Notepadqq is a native port of Notepad++ to Linux.

notepadqq screenshot on linux

It has a nice PPA (the home page says it's for 14.04, but the launchpad has versions from Utopic to Wily), so you can install easily by

sudo add-apt-repository ppa:notepadqq-team/notepadqq
sudo apt-get update
sudo apt-get install notepadqq

As another option, SciTe is based on the same "editing building block" of Notepad++, Scintilla.

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Three other alternatives:

  1. Gedit
  2. Bluefish (Ubuntu Software Center)
  3. Aptana Studio 3

Bluefish is very good for HTML and CSS in my opinion.

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Other alternatives which have rich features and very handy and easy-to-use macro features:


  • The usual source view options, split-view, line wrap, line numbers etc.
  • Full source code highlighted printing.
  • Standard text search OR regex search in current or all open files.
  • Jump to function declaration, Find Function declaration.
  • Find API declarations in installed Gtk-Doc's.
  • Find and open include file.
  • Multiple bookmarks.
  • Run external tools.
  • Save/Restore session.
  • Run external tool synchronously or asynchronously.
  • Pass selected text to external tools.
  • Spell checking via ASpell, check selected word or check document via tab menu.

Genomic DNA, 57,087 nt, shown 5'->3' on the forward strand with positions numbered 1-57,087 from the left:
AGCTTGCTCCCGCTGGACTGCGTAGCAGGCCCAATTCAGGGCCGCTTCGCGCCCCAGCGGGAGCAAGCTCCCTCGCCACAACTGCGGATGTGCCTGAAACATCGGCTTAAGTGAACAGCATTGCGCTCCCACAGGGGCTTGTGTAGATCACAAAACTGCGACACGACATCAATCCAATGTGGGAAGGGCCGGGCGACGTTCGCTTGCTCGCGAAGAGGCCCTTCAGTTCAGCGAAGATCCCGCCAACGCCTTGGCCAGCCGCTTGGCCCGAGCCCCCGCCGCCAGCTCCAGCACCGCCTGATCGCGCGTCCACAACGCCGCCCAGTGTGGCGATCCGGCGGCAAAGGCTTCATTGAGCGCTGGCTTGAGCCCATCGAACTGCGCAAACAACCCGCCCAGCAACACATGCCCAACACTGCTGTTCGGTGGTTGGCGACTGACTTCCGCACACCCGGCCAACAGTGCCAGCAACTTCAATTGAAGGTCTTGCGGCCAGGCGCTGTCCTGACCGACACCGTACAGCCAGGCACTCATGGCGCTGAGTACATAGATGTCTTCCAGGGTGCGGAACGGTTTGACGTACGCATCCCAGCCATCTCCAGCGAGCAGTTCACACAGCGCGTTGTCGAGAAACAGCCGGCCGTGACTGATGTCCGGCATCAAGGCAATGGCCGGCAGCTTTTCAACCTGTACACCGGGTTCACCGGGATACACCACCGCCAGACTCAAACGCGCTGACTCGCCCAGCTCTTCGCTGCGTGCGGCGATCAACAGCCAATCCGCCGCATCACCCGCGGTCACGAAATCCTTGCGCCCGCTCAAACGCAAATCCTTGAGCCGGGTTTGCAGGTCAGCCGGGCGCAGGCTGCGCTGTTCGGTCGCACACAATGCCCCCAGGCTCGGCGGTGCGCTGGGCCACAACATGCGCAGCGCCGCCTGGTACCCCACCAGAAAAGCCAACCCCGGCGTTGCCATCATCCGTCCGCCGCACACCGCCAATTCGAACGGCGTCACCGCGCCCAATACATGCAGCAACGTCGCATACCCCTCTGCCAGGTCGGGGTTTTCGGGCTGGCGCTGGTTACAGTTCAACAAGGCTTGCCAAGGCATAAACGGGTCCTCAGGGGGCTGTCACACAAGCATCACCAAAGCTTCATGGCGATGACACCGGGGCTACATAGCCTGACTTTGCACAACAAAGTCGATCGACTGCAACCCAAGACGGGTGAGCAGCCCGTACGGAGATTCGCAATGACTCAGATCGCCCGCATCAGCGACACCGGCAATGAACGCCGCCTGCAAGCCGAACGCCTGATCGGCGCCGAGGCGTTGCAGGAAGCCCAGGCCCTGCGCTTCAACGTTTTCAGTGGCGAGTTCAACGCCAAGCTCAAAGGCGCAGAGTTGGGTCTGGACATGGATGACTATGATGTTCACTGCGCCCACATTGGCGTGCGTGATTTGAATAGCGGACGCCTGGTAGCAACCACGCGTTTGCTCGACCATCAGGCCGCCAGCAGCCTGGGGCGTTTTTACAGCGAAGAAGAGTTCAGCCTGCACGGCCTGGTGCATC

enter image description here

medit Install medit

Official site

  • Configurable syntax highlighting.
  • Configurable keyboard accelerators.
  • Multiplatform - works on unix and windows.
  • Plugins: can be written in C, Python, or Lua.
  • Configurable tools available from the main and context menus. They can be written in - Python or Lua, or it can be a shell script.
  • Regular expression search/replace, grep frontend, builtin file selector, etc.

    medit screenshot

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I would recommend Atom. Advantages:

  • multi-platform (works also on Windows, MacOS),
  • developed and backed by GitHub,
  • based on standard technologies like Chromium web browser and JavaScript,
  • and therefore has huge base of extensions for many use cases.
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Have a look at scribes. Features:

  • Automatic word completion
  • Automatic correction and replacement
  • Automatic pair character completion and smart insertion
  • Automatic indentation
  • Many languages
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Try eric4.

I use both notepadd++ on windows and eric4 on Debian. Eric is superior in many ways to notepad++ in my opinion and is free.

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As I, for one, can't read your mind, please enumerate some of those "many ways". – Cees Timmerman Nov 27 '15 at 17:08

Did you try Sublime Text??

sudo add-apt-repository ppa:webupd8team/sublime-text-3
sudo apt-get update 
sudo apt-get install sublime-text-installer
share|improve this answer
It would help to mention the major caveat that Sublime costs $70 and will deploy pop-ups and whatnot if the user hasn't paid. – underscore_d Sep 19 '15 at 15:29

protected by Community May 14 '14 at 9:23